Fellow Bloggers – My role is to create & deliver digital products and solutions that help deliver value to the customer and increase customer loyalty. As an architect of these solutions I am constantly striving to effectively leverage Big Data, NLP and data science techniques. However, when it comes to data science I always struggle with the concepts of machine learning (ML) and artificial intelligence (AI). In this blog I embark on a quest to find a way to set apart the concepts of ML & AI and to simplify the decision of when to apply which of these two concepts.
In just the past couple of years, ML/ AI have magically penetrated into all aspects of our service industry - from automating a manual process to driving cars to offering self-help assistance to recommending next best offers to automation of complex decision making. So the question becomes are these algorithms "simulating" the human or just "mimicking" the human. Do they better the human ability or just replicate the human? Every leading source I have read agrees that ML is a subset of AI but it is not always clear that ML is not AI. Furthermore, all of us are bombarded with claims of solutions where they tout the use of ML /AI and invariably these concepts are used interchangeably.
Knowing the difference is key as it drives the nature of the solution starting with the acquisition of data to choice of the algorithms to the data science model chosen to product placement and product positioning decisions. One also needs to have this awareness to decide if these techniques are suitable for being incorporated into a mission critical auditable enterprise process or if the outcome of the solution is a socially responsible outcome.
The following two definitions from the post The Difference Between AI & ML really helped lend great clarity.
"AI stands for artificial intelligence, where intelligence is defined as the ability to acquire and apply knowledge.
ML stands for machine learning where learning is defined as the acquisition of knowledge or skills through experience, study, or by being taught."
Here is a synthesis of the literature on these topics. It is not by any means a comprehensive study but enough to help me make choices.
ML is the algorithm that can learn from labeled data corpus. This data corpus captures decisions previously made by human experts. Applying ML techniques that are taught "domain decision" patterns allow one to arrive at predictable outcomes with great accuracy and speed. The caveat is that the data used for training is a good representation of the variations in the "domain". ML is attractive in problem domains that have "repeatable" patterns and solution paths but where there are large scale transaction volumes/ interactions. ML has the ability to deal with immensely complex data sets to sift through to a) find the relevant parameters b) make sense of large scale variations in the parameter values. A human would find it tedious to deal with these data volumes to find these patterns that lead to a judgement. Again, this only works long as the data sets have the similar characteristics as the data on which the ML algorithm received training.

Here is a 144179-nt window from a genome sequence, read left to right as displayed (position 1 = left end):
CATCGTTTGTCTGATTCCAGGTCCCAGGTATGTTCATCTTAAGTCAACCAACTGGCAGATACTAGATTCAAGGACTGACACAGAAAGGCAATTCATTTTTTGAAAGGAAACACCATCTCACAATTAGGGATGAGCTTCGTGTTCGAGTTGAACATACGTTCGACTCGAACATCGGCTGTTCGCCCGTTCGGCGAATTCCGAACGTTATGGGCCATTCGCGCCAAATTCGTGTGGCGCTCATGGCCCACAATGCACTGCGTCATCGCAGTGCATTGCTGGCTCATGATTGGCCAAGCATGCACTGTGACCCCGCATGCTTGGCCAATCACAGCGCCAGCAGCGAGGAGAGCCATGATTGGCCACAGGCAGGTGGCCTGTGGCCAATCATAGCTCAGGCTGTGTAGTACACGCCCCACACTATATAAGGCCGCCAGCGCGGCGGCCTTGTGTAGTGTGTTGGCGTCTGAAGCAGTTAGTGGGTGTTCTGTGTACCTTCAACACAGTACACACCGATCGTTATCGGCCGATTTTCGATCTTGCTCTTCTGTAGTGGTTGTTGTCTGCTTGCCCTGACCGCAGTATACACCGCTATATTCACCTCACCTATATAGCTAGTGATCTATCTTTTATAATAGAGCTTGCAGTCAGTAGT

On the other hand, if the algorithm involves constantly "identifying" and "incorporating" external influences into the decision making process, especially if the algorithm has not been “trained” in making the connection between these external inputs /influences and the response it is likely to qualify to be in the realm of AI. In addition, these external influences are completely unique, and not just variations in values of known data parameters. The idea is that the AI model has to figure out a way to deal with these unknowns and stumble upon a solution pathway. Here the algorithm has just undertaken a leap that is typical of what would be done by a human. Analogous to the human intelligence it is sensing the surroundings, with a stream of unique inputs and is using these to constantly reshape the runtime nature of the algorithm which results in an outcome that may or may not be appropriate or effective. Thus, the realm of AI is an attempt to simulate human cognitive behavior that results in evolving outcomes that are not always predictable or optimal.
How well an AI does in terms of simulating human behavior, how broad a task is being attempted and how culturally/ socially appropriate the response is to the environment are all topics that are beyond the scope of this discussion.
Is this too much of a simplification? Is this abstraction that is common to architects a benefit or disservice?
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